7 Things You Should Take Off Your Resume
If you’ve been in the same position for a long time, it may have been a while since you last had to write a resume. While the accepted format for a resume has generally stayed the same, some things considered standard are now passé. If you’re putting in many applications and receiving few callbacks, you should take a closer look at your resume and ensure that an outdated resume isn’t holding you back.
It’s not necessary to include your full address on your resume. While it’s true that addresses will still be needed for your personnel file and a background check, it isn’t necessary to put a physical address on a resume. A city and state will suffice. In today’s digital world, where plenty of jobs are remote, you may not even need that. The hiring manager has no need for your full address, and you are opening yourself up to privacy concerns depending on where you post your resume.
A career objective is another popular resume section that has fallen out of favor. A career objective is a paragraph, typically found at the top of your resume, that states your goals for your career. In a world where recruiters see hundreds of resumes for one open position and spend only a few seconds reviewing them, a career objective is seen by some as a waste of space. You should spend that valuable real estate focused on what you can offer the company you’re applying to instead of detailing your career goals. There’ll be plenty of time in the interview to talk about your desired career trajectory. An alternative to a career objective is a career summary. It gives the recruiter the highlights of your skills, experience, and accomplishments in a few short sentences.
Irrelevant soft skills
While soft skills such as your attention to detail, your ability to learn quickly, or your great people skills may seem like important information to convey, it isn’t a judicious use of resume space. While soft skills are important, consider adding them to a cover letter along with the practical application of how those skills have helped your organization. For example, if your attention to detail helped you uncover thousands of dollars in superfluous spending for the organization, including that anecdote in your cover letter is a powerful way to demonstrate your soft skills and their value. Removing soft skills from the skills section of your resume leaves more room for hard skills such as software or coding languages.
Proficiency in Microsoft Word
Microsoft Word was initially released in 1983. Since then it has become a staple in offices and classrooms everywhere. It’s assumed that if you’ve worked or gone to school that you have proficiency in most common Microsoft products such as Word and PowerPoint. Listing them in your resume makes you look out of touch with what technologies are relevant in the workplace. You wouldn’t tell a recruiter that you know how to send emails, would you? Also, pointing out your competency in something people already assume you know is a waste of valuable resume space.
Your college GPA or coursework
Unless you are a recent college graduate, there’s no need to reference your college coursework, GPA, or awards. Assuming you are an established professional, you should have much more recent accomplishments to cite. Once you’ve tucked your first couple of jobs under your belt, there’s no need to reference projects you’ve completed in college. Recruiters are more interested in how you’ve helped your last organization achieve its goals versus the A+ you received in college algebra. The same advice applies to your high school accolades.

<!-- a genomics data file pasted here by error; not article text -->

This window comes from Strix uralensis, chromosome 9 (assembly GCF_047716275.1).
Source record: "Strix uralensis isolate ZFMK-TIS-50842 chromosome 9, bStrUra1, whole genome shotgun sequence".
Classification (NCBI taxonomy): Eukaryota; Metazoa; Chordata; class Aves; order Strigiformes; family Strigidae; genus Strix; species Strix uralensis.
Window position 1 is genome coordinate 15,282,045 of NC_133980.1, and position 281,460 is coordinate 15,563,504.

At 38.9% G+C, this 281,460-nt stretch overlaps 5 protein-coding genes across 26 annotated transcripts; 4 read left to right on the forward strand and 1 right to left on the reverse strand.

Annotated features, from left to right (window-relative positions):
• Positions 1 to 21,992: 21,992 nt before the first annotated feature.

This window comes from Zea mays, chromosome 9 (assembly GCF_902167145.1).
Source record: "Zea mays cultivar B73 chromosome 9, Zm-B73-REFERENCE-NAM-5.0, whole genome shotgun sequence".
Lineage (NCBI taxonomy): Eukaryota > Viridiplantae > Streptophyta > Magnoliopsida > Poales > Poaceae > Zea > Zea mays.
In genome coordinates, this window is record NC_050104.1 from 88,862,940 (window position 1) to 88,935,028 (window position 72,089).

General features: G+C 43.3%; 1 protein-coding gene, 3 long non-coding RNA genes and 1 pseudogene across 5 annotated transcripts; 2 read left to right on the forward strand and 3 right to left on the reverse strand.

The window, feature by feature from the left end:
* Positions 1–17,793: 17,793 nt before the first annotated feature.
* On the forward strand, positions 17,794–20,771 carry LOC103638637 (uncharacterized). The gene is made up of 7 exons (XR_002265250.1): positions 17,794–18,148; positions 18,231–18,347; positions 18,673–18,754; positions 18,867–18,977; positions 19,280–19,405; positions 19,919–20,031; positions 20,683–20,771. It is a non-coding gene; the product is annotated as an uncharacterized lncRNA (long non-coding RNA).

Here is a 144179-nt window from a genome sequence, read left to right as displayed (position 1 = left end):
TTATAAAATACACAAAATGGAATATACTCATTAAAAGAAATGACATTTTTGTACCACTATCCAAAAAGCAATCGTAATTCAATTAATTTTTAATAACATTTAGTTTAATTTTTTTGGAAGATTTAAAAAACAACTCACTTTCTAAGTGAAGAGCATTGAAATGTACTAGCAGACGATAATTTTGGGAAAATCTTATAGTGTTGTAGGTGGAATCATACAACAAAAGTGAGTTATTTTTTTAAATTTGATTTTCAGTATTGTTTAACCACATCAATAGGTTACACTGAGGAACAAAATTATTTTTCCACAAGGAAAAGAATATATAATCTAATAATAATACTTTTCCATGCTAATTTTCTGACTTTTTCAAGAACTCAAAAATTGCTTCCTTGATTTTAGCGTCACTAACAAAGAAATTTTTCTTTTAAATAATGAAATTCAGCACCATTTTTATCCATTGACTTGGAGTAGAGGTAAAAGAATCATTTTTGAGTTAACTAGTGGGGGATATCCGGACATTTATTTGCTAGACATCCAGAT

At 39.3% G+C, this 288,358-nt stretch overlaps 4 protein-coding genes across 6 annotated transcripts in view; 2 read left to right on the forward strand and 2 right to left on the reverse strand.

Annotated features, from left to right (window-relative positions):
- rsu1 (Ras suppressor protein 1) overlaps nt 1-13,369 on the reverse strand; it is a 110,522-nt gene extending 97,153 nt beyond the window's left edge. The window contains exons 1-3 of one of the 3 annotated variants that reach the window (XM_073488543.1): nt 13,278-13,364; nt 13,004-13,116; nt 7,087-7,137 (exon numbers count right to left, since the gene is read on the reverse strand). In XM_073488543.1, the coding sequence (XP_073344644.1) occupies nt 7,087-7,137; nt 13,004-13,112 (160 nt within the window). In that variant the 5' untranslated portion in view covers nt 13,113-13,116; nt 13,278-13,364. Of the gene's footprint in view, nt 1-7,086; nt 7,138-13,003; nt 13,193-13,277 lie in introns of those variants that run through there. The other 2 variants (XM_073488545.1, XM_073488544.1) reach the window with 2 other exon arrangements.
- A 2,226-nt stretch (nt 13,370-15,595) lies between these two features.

References available upon request
“References available upon request” is a phrase commonly put in resumes that offers very little value to the reader. As with your proficiency in Microsoft Word, the recruiter or hiring manager already assumes that you’d be able to produce a list of three to five people who can speak positively to your capabilities. When the time comes in the hiring process where references are needed, the recruiter will simply ask for them. Don’t waste valuable resume space on the phrase.
While putting your photo in your resume may seem like a fun way to add personality to your resume, it makes it hard for hiring teams to implement bias-free recruitment. Your skills and experience should speak for themselves, and because of that, a photo doesn’t provide much added value. If anything, it can be a distraction and take up valuable space.
There is no doubt that unconscious bias can play a role in hiring decisions, even in the most inclusive and welcoming environments. Adding a photo can tell a hiring manager your gender, race, ethnicity, and even your religion if you wear religious clothing. Also, if the photo isn’t professionally shot or is of poor quality, it may reflect poorly on you and hurt your chances. Lastly, photos on resumes can confuse applicant tracking systems, leading your resume to never make it in front of a person.
Putting together a quality resume can be a lot of work. Don’t sabotage your hard work by including outdated or unnecessary elements that may turn off a potential employer. Focus on your skills and experiences, and how you provide value to a prospective company. It may be natural to want to include certain elements on your resume, but adapting to current standards is the best way to get your resume to the top of the stack.